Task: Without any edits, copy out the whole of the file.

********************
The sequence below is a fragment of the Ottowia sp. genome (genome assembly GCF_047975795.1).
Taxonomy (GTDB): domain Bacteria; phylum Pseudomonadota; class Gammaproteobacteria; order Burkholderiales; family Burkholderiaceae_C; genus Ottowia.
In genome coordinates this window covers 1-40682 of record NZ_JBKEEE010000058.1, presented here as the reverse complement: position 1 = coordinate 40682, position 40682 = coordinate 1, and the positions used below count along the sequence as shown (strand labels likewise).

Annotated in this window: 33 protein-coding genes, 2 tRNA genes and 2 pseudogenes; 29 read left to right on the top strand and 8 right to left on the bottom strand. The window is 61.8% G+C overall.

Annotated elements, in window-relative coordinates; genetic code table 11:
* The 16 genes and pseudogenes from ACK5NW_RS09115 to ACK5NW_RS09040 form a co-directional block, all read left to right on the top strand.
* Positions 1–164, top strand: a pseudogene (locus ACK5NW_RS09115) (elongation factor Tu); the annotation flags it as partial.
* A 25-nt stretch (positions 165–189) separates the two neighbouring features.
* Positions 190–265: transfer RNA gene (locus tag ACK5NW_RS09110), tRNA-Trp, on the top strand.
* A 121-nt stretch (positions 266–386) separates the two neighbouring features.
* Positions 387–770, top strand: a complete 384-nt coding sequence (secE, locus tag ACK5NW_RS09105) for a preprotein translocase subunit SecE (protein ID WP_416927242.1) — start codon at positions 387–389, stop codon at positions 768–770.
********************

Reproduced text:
The sequence below is a fragment of the Ottowia sp. genome (genome assembly GCF_047975795.1).
Taxonomy (GTDB): domain Bacteria; phylum Pseudomonadota; class Gammaproteobacteria; order Burkholderiales; family Burkholderiaceae_C; genus Ottowia.
In genome coordinates this window covers 1-40682 of record NZ_JBKEEE010000058.1, presented here as the reverse complement: position 1 = coordinate 40682, position 40682 = coordinate 1, and the positions used below count along the sequence as shown (strand labels likewise).

Annotated in this window: 33 protein-coding genes, 2 tRNA genes and 2 pseudogenes; 29 read left to right on the top strand and 8 right to left on the bottom strand. The window is 61.8% G+C overall.

Annotated elements, in window-relative coordinates; genetic code table 11:
* The 16 genes and pseudogenes from ACK5NW_RS09115 to ACK5NW_RS09040 form a co-directional block, all read left to right on the top strand.
* Positions 1–164, top strand: a pseudogene (locus ACK5NW_RS09115) (elongation factor Tu); the annotation flags it as partial.
* A 25-nt stretch (positions 165–189) separates the two neighbouring features.
* Positions 190–265: transfer RNA gene (locus tag ACK5NW_RS09110), tRNA-Trp, on the top strand.
* A 121-nt stretch (positions 266–386) separates the two neighbouring features.
* Positions 387–770, top strand: a complete 384-nt coding sequence (secE, locus tag ACK5NW_RS09105) for a preprotein translocase subunit SecE (protein ID WP_416927242.1) — start codon at positions 387–389, stop codon at positions 768–770.